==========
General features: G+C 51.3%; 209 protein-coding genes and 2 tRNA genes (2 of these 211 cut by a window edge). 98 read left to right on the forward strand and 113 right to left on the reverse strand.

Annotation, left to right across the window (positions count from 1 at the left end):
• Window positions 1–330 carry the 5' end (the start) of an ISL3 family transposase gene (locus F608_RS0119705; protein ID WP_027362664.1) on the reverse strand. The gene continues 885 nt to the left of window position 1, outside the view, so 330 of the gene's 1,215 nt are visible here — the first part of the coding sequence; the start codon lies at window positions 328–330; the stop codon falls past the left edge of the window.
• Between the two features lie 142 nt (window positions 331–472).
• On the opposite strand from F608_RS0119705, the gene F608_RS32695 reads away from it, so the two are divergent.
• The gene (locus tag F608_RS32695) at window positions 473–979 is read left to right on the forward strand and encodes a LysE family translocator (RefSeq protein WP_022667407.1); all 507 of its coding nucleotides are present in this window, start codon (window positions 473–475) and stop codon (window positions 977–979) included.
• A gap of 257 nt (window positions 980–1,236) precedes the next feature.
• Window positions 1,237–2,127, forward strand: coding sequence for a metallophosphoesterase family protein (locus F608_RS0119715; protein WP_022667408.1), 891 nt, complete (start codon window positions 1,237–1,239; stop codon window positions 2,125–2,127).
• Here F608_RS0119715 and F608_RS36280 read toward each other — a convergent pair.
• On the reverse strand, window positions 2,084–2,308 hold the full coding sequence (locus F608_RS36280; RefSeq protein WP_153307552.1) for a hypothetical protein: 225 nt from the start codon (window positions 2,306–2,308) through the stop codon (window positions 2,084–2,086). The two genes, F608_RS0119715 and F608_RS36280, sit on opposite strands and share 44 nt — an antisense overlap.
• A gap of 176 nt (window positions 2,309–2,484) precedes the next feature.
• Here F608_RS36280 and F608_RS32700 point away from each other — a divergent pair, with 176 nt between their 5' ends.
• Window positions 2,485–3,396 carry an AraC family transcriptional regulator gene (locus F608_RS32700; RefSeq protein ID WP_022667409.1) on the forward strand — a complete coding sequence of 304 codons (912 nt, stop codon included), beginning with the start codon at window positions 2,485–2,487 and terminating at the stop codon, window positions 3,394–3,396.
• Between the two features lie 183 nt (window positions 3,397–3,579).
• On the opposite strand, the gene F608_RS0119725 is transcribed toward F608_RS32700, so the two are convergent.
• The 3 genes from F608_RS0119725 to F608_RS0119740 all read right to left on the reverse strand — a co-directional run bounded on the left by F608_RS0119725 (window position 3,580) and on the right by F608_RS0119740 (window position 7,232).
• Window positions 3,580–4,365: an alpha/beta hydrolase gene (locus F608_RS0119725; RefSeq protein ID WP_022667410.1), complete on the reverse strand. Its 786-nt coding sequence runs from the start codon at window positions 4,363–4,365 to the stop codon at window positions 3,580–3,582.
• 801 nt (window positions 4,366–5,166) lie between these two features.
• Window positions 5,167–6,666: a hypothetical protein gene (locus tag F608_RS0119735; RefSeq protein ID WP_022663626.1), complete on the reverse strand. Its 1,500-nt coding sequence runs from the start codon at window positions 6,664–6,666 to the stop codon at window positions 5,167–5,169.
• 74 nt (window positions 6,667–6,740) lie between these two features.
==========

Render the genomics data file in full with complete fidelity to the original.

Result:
General features: G+C 51.3%; 209 protein-coding genes and 2 tRNA genes (2 of these 211 cut by a window edge). 98 read left to right on the forward strand and 113 right to left on the reverse strand.

Annotation, left to right across the window (positions count from 1 at the left end):
• Window positions 1–330 carry the 5' end (the start) of an ISL3 family transposase gene (locus F608_RS0119705; protein ID WP_027362664.1) on the reverse strand. The gene continues 885 nt to the left of window position 1, outside the view, so 330 of the gene's 1,215 nt are visible here — the first part of the coding sequence; the start codon lies at window positions 328–330; the stop codon falls past the left edge of the window.
• Between the two features lie 142 nt (window positions 331–472).
• On the opposite strand from F608_RS0119705, the gene F608_RS32695 reads away from it, so the two are divergent.
• The gene (locus tag F608_RS32695) at window positions 473–979 is read left to right on the forward strand and encodes a LysE family translocator (RefSeq protein WP_022667407.1); all 507 of its coding nucleotides are present in this window, start codon (window positions 473–475) and stop codon (window positions 977–979) included.
• A gap of 257 nt (window positions 980–1,236) precedes the next feature.
• Window positions 1,237–2,127, forward strand: coding sequence for a metallophosphoesterase family protein (locus F608_RS0119715; protein WP_022667408.1), 891 nt, complete (start codon window positions 1,237–1,239; stop codon window positions 2,125–2,127).
• Here F608_RS0119715 and F608_RS36280 read toward each other — a convergent pair.
• On the reverse strand, window positions 2,084–2,308 hold the full coding sequence (locus F608_RS36280; RefSeq protein WP_153307552.1) for a hypothetical protein: 225 nt from the start codon (window positions 2,306–2,308) through the stop codon (window positions 2,084–2,086). The two genes, F608_RS0119715 and F608_RS36280, sit on opposite strands and share 44 nt — an antisense overlap.
• A gap of 176 nt (window positions 2,309–2,484) precedes the next feature.
• Here F608_RS36280 and F608_RS32700 point away from each other — a divergent pair, with 176 nt between their 5' ends.
• Window positions 2,485–3,396 carry an AraC family transcriptional regulator gene (locus F608_RS32700; RefSeq protein ID WP_022667409.1) on the forward strand — a complete coding sequence of 304 codons (912 nt, stop codon included), beginning with the start codon at window positions 2,485–2,487 and terminating at the stop codon, window positions 3,394–3,396.
• Between the two features lie 183 nt (window positions 3,397–3,579).
• On the opposite strand, the gene F608_RS0119725 is transcribed toward F608_RS32700, so the two are convergent.
• The 3 genes from F608_RS0119725 to F608_RS0119740 all read right to left on the reverse strand — a co-directional run bounded on the left by F608_RS0119725 (window position 3,580) and on the right by F608_RS0119740 (window position 7,232).
• Window positions 3,580–4,365: an alpha/beta hydrolase gene (locus F608_RS0119725; RefSeq protein ID WP_022667410.1), complete on the reverse strand. Its 786-nt coding sequence runs from the start codon at window positions 4,363–4,365 to the stop codon at window positions 3,580–3,582.
• 801 nt (window positions 4,366–5,166) lie between these two features.
• Window positions 5,167–6,666: a hypothetical protein gene (locus tag F608_RS0119735; RefSeq protein ID WP_022663626.1), complete on the reverse strand. Its 1,500-nt coding sequence runs from the start codon at window positions 6,664–6,666 to the stop codon at window positions 5,167–5,169.
• 74 nt (window positions 6,667–6,740) lie between these two features.